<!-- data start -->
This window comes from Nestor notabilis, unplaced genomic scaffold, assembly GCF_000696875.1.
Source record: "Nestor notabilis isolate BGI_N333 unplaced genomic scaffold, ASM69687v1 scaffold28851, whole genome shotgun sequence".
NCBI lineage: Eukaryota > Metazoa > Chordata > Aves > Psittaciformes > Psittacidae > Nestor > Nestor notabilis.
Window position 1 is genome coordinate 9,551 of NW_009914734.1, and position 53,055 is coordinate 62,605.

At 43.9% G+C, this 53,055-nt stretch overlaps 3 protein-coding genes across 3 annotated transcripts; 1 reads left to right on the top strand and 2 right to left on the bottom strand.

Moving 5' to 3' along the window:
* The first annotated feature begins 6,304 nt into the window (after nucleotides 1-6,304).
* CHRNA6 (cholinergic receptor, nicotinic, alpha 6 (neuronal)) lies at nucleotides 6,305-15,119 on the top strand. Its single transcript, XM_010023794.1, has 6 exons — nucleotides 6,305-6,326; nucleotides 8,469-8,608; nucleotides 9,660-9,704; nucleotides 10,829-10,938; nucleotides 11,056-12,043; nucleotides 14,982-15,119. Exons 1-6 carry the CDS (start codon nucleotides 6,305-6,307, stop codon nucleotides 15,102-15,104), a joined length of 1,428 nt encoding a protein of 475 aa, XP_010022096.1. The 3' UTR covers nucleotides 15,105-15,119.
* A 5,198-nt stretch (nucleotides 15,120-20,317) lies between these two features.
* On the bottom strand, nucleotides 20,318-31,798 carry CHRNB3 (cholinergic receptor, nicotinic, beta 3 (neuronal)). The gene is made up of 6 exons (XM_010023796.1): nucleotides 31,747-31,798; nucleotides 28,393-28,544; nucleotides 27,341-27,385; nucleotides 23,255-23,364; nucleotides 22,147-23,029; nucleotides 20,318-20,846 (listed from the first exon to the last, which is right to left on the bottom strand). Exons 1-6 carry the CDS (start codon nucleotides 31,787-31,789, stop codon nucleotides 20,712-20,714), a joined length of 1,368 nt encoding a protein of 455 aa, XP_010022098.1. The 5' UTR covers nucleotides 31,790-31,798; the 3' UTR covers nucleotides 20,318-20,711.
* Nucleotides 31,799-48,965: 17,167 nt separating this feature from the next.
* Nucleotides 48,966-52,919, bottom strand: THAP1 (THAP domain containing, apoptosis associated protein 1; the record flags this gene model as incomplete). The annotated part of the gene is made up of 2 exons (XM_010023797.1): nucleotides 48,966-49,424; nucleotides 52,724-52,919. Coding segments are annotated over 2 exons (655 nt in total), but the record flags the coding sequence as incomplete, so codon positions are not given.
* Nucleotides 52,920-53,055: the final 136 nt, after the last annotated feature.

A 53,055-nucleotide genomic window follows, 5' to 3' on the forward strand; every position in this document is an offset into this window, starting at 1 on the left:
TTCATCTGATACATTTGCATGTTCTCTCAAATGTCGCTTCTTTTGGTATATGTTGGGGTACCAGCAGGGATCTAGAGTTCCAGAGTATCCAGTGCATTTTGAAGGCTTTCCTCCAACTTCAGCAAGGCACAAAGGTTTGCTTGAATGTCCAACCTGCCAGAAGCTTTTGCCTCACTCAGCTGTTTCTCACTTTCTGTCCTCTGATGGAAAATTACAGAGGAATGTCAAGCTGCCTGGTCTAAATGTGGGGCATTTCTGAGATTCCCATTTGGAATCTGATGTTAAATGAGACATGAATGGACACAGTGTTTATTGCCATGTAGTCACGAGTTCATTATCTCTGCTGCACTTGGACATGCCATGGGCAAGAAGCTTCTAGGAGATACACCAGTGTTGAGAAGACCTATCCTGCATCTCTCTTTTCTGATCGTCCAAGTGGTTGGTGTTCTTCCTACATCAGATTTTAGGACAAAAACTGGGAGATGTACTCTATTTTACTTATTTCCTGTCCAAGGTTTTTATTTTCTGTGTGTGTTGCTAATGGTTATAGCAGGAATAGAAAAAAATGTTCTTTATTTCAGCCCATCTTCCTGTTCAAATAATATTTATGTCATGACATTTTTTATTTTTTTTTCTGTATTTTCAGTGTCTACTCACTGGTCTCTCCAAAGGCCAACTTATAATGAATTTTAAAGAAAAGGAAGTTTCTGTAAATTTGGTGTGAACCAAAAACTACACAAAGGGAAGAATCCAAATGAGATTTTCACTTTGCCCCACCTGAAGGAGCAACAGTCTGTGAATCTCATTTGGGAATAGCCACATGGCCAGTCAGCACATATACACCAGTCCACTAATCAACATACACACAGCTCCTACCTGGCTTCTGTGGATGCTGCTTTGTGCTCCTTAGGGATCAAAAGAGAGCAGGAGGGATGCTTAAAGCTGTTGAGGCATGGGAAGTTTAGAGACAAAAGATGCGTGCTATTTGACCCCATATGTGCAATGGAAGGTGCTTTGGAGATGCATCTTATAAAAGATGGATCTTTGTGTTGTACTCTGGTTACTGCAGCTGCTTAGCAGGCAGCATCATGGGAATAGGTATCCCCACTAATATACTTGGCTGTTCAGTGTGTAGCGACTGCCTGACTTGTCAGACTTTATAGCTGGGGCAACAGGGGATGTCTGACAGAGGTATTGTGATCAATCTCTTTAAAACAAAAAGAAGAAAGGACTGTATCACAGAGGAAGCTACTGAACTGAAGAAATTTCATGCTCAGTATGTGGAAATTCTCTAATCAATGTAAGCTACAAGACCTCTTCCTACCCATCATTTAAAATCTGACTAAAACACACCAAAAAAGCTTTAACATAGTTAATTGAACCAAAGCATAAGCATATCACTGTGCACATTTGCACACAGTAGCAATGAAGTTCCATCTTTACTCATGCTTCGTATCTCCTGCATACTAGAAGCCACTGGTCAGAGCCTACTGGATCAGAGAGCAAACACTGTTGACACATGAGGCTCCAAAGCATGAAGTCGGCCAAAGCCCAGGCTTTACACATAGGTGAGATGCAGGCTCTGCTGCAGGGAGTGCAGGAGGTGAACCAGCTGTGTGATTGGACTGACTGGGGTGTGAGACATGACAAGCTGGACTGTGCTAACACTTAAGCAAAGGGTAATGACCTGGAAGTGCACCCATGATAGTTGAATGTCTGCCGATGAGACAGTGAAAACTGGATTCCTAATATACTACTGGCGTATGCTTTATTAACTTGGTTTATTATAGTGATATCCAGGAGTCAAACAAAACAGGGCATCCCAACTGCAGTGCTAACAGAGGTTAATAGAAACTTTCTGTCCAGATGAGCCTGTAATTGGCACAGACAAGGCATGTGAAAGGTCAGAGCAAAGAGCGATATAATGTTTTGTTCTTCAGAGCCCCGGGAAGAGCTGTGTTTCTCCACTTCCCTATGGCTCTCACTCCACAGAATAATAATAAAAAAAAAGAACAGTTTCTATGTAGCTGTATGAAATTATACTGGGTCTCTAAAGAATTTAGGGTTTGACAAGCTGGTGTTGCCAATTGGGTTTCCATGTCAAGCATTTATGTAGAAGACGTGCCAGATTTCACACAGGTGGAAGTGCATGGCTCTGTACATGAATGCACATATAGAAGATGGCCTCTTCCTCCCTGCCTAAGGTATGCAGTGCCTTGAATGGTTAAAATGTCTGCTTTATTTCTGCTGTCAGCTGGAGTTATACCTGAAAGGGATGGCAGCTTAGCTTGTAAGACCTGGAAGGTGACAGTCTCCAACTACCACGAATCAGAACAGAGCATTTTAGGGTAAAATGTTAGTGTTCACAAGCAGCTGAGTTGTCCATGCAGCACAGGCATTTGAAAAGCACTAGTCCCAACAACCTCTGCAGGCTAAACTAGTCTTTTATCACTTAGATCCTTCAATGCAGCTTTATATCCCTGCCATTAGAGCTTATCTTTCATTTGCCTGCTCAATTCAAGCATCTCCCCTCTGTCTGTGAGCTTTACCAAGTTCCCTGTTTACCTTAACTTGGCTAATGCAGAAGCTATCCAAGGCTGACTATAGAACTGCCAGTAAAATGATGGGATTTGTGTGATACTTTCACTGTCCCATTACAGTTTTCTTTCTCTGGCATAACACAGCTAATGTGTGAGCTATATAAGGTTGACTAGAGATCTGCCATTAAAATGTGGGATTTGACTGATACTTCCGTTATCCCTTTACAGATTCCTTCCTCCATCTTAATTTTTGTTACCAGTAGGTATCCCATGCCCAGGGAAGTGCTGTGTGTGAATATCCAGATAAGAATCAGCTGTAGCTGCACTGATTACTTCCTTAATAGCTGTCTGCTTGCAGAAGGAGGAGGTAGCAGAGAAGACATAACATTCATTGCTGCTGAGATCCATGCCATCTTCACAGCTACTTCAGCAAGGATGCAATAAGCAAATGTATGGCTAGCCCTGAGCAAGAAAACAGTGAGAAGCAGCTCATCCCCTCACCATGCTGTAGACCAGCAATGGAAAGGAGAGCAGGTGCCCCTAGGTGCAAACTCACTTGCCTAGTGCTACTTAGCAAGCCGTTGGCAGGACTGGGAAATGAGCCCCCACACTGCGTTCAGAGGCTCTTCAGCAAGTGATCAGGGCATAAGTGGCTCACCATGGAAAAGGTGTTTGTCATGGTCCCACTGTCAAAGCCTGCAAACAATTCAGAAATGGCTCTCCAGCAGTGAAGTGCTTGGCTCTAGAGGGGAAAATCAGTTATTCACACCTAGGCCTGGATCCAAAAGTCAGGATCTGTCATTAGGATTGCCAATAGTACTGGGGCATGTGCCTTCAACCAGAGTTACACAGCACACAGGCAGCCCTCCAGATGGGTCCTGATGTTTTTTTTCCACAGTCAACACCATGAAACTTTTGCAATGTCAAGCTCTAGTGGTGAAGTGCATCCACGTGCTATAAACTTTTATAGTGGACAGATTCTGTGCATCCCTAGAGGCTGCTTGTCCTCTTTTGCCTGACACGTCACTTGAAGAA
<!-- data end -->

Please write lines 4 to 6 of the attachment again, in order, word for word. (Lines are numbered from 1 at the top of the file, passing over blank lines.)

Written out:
Window position 1 is genome coordinate 9,551 of NW_009914734.1, and position 53,055 is coordinate 62,605.

At 43.9% G+C, this 53,055-nt stretch overlaps 3 protein-coding genes across 3 annotated transcripts; 1 reads left to right on the top strand and 2 right to left on the bottom strand.

Moving 5' to 3' along the window: